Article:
# Tag: representations

The
previous part of this sequence was [quiver representations][1]. When $A$
is a formally smooth algebra, we have an infinite family of smooth
affine varieties $\mathbf{rep}_n~A$, the varieties of finite dimensional
representations. On $\mathbf{rep}_n~A$ there is a basechange action of
$GL_n$ and we are really interested in _isomorphism classes_ of
representations, that is, orbits under this action. Mind you, an orbit
space does not always exist due to the erxistence of non-closed orbits
so one often has to restrict to suitable representations of $A$ for
which it _is_ possible to construct an orbit-space. But first, let us
give a motivating example to illustrate the fact that many interesting
classification problems can be translated into the setting of this
non-commutative algebraic geometry. Let $X$ be a smooth projective
curve of genus $g$ (that is, a Riemann surface with $g$ holes). A
classical object of study is $M = M_X^{ss}(0,n)$ the _moduli space
of semi-stable vectorbundles on $X$ of rank $n$ and degree $0$_. This
space has an open subset (corresponding to the _stable_ vectorbundles)
which classify the isomorphism classes of unitary simple representations
$\pi_1(X) = \frac{\langle x_1,\ldots,x_g,y_1,\ldots,y_g \rangle}{([x_1,y_1] \ldots [x_g,y_g])} \rightarrow U_n(\mathbb{C})$ of the
fundamental group of $X$. Let $Y$ be an affine open subset of the
projective curve $X$, then we have the formally smooth algebra $A = \begin{bmatrix} \mathbb{C} & 0 \\ \mathbb{C}[Y] & \mathbb{C}[Y] \end{bmatrix}$ As $A$ has two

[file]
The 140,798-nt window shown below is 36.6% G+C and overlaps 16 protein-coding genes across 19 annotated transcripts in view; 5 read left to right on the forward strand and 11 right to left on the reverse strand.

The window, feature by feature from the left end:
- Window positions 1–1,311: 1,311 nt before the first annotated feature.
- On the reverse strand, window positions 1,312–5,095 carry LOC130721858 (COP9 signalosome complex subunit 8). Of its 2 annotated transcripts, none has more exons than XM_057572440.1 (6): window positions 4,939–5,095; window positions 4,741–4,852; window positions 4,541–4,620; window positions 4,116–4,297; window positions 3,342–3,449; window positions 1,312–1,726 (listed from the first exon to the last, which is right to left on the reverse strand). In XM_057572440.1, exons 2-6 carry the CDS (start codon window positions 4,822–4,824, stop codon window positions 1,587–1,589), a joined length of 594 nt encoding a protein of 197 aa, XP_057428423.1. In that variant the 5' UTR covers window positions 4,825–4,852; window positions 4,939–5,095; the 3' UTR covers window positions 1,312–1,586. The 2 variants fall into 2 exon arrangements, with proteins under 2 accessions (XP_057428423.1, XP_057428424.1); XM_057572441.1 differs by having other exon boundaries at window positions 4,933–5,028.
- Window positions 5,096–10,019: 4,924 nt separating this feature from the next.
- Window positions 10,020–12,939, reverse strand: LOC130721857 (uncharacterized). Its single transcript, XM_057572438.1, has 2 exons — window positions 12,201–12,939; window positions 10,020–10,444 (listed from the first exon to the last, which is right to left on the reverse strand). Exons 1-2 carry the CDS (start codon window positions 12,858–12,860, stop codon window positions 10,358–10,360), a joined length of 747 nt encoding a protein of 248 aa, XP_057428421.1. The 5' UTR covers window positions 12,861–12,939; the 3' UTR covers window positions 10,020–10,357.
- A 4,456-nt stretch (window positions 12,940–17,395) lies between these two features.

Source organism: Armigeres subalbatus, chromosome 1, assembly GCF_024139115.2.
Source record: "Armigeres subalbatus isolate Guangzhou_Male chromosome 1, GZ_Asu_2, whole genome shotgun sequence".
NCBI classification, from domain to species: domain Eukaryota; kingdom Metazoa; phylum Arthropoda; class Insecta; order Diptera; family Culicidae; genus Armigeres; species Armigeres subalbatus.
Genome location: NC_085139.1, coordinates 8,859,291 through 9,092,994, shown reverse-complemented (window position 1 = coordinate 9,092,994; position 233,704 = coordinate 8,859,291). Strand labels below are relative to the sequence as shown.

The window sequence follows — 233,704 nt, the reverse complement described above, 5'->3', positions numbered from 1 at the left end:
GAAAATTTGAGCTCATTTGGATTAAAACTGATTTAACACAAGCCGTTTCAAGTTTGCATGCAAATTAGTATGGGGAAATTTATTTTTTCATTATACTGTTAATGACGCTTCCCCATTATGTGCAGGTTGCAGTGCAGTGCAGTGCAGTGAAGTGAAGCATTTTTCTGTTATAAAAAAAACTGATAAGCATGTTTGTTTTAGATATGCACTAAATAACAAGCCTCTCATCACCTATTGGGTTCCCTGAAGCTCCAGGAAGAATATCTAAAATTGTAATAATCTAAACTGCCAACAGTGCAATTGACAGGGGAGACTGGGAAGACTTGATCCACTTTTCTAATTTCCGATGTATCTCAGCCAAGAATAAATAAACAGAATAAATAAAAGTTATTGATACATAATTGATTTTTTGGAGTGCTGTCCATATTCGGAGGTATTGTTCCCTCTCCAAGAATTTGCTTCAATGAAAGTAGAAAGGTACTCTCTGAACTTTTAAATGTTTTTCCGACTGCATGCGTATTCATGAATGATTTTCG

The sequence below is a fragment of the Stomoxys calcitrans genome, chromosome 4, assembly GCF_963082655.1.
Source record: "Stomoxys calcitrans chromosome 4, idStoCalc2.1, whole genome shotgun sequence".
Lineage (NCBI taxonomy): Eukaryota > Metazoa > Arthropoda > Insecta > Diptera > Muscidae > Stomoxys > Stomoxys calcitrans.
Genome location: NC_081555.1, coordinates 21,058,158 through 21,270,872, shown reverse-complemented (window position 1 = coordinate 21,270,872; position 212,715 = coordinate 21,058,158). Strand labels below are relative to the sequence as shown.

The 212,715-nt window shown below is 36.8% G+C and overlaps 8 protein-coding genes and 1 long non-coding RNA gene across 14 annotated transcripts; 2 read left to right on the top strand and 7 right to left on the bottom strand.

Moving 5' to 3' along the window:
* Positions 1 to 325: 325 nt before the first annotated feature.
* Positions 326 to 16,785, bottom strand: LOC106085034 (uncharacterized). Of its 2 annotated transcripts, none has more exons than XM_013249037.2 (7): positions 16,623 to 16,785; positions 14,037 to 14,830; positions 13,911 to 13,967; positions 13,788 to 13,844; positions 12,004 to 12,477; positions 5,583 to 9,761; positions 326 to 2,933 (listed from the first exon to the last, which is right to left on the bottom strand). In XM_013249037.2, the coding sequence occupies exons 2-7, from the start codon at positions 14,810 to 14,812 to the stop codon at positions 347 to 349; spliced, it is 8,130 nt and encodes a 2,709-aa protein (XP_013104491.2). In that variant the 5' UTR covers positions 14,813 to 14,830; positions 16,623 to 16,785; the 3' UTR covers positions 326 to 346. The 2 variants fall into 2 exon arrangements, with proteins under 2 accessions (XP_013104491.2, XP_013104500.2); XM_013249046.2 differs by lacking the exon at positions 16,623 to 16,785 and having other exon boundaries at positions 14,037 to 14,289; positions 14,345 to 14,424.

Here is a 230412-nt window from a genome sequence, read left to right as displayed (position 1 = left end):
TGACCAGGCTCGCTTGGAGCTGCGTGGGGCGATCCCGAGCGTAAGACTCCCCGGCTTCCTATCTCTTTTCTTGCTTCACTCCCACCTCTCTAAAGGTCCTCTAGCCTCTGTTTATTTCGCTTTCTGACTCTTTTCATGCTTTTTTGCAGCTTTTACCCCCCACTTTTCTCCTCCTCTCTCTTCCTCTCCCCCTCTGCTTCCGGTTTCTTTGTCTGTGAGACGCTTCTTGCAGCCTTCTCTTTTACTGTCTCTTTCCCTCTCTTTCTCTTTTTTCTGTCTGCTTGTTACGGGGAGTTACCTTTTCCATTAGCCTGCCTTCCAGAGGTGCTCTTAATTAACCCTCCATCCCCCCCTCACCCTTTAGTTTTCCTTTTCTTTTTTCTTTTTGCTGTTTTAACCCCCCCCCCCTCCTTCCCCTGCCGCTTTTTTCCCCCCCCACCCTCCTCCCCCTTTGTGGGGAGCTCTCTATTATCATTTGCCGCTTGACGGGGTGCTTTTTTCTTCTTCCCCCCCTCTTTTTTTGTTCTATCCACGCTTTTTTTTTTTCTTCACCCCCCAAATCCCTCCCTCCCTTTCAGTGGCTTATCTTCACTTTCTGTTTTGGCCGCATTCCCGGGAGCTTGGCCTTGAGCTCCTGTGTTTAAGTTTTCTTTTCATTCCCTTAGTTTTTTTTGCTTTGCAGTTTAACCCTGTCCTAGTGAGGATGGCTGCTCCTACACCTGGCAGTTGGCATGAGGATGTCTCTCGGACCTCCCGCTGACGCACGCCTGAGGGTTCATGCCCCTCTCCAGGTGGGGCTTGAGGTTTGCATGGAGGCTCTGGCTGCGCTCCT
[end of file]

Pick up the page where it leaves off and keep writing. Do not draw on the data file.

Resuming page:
orthogonal idempotents, its representation varieties decompose into
connected components according to dimension vectors $\mathbf{rep}_m~A = \bigsqcup_{p+q=m} \mathbf{rep}_{(p,q)}~A$ all of which are smooth
varieties. As mentioned before it is not possible to construct a
variety classifying the orbits in one of these components, but there are
two methods to approximate the orbit space. The first one is the
_algebraic quotient variety_ of which the coordinate ring is the ring of
invariant functions. In this case one merely recovers for this quotient
$\mathbf{rep}_{(p,q)}~A // GL_{p+q} = S^q(Y)$ the symmetric product
of $Y$. A better approximation is the _moduli space of semi-stable
representations_ which is an algebraic quotient of the open subset of
all representations having no subrepresentation of dimension vector
$(u,v)$ such that $-uq+vp < 0$ (that is, cover this open set by $GL_{p+q}$ stable affine opens and construct for each the algebraic quotient and glue them together). Denote this moduli space by $M_{(p,q)}(A,\theta)$. It is an unpublished result of Aidan Schofield that the moduli spaces of semi-stable vectorbundles are birational equivalent to specific ones of these moduli spaces $M_X^{ss}(0,n)~\sim^{bir}~M_{(n,gn)}(A,\theta)$ Rather than studying the moduli spaces of semi-stable vectorbundles $M^{ss}_X(0,n)$ on the curve $X$ one at a time for each rank $n$, non-commutative algebraic geometry allows us (via the translation to the formally smooth algebra $A$) to obtain common features on all these moduli spaces and hence to study $\bigsqcup_n~M^{ss}_X(0,n)$ the moduli space of all semi-stable bundles on $X$ of degree zero (but of varying ranks). There exists a procedure to associate to any formally smooth algebra $A$ a quiver $Q_A$ (playing roughly the role of the tangent space to the manifold determined by $A$). If we do this for the algebra described above we find the quiver $\xymatrix{\vtx{} \ar[rr] & & \vtx{} \ar@(ur,dr)}$ and hence the representation theory of this quiver plays an important role in studying the geometric properties of the moduli spaces $M^{ss}_X(0,n)$, for instance it allows to determine the smooth loci of these varieties. Move on the the [next part. [1]: http://www.neverendingbooks.org/index.php/quiver-representations.html